Date of Award


Document Type


Degree Name

Philosophy (Ph.D)


Education Specialties

First Advisor

Clare Waterman

Second Advisor

Joseph Rumenapp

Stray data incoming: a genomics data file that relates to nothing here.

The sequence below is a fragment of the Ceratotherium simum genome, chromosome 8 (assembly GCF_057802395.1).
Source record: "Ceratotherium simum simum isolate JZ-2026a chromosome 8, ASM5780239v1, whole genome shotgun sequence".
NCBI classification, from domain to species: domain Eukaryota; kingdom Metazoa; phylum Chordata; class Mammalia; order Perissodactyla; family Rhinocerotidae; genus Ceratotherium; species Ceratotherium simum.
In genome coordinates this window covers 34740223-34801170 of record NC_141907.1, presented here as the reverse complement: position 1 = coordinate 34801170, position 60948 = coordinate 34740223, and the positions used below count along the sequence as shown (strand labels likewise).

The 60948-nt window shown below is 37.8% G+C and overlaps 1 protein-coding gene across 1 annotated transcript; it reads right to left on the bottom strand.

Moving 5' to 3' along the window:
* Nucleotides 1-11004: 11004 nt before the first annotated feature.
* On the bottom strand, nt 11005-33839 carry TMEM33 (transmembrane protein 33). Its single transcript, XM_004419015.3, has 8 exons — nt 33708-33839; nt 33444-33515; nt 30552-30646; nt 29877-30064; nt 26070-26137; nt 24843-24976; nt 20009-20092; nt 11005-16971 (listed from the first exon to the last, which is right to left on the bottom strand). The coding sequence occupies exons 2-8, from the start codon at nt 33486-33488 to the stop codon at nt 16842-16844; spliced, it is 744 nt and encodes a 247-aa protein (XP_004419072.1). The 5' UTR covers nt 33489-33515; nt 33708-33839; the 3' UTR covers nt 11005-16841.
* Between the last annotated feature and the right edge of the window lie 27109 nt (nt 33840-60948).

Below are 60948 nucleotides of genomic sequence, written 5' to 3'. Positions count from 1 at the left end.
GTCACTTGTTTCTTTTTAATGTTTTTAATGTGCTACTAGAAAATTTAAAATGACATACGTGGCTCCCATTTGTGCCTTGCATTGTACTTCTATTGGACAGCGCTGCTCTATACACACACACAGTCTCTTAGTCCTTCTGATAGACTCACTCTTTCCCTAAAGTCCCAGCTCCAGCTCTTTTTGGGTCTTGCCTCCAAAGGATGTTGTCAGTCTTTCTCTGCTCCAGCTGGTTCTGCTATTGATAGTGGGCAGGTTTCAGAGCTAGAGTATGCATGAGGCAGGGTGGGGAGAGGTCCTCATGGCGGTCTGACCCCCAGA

This qualitative study investigated teachers’ perceptions of their own writing abilities and processes, the adequacy of their pre-service teacher preparation, and the efficacy of in-service, school system and school building-level support, and how each of these components affected the educator’s aptitude to teach students in grade six through eight how to write effectively. The embedded multiple case study design examined one parochial school system located in suburban New York with middle school teachers as the different cases. A qualitative survey was the research method applied. Subsequently, individual interviews were conducted to acquire more specific information from teachers with different educational backgrounds, years of teaching experience, and from different school buildings within the school system. Both thematic and cross-case analyses were used to analyze the collected data, which ultimately led to a synthesis of overarching commonalities and trends. First, teacher preparation programs did not fully prepare the educators to effectively teach middle school writing. Additionally, the teachers’ self-perceptions as writers became a factor in effectively teaching writing, and finally, teacher support is misguided and largely ineffective in the school system. To increase the confirmability of the study’s findings, strategies that ensured the study was consistent, valid, and transferrable were implemented throughout the research process.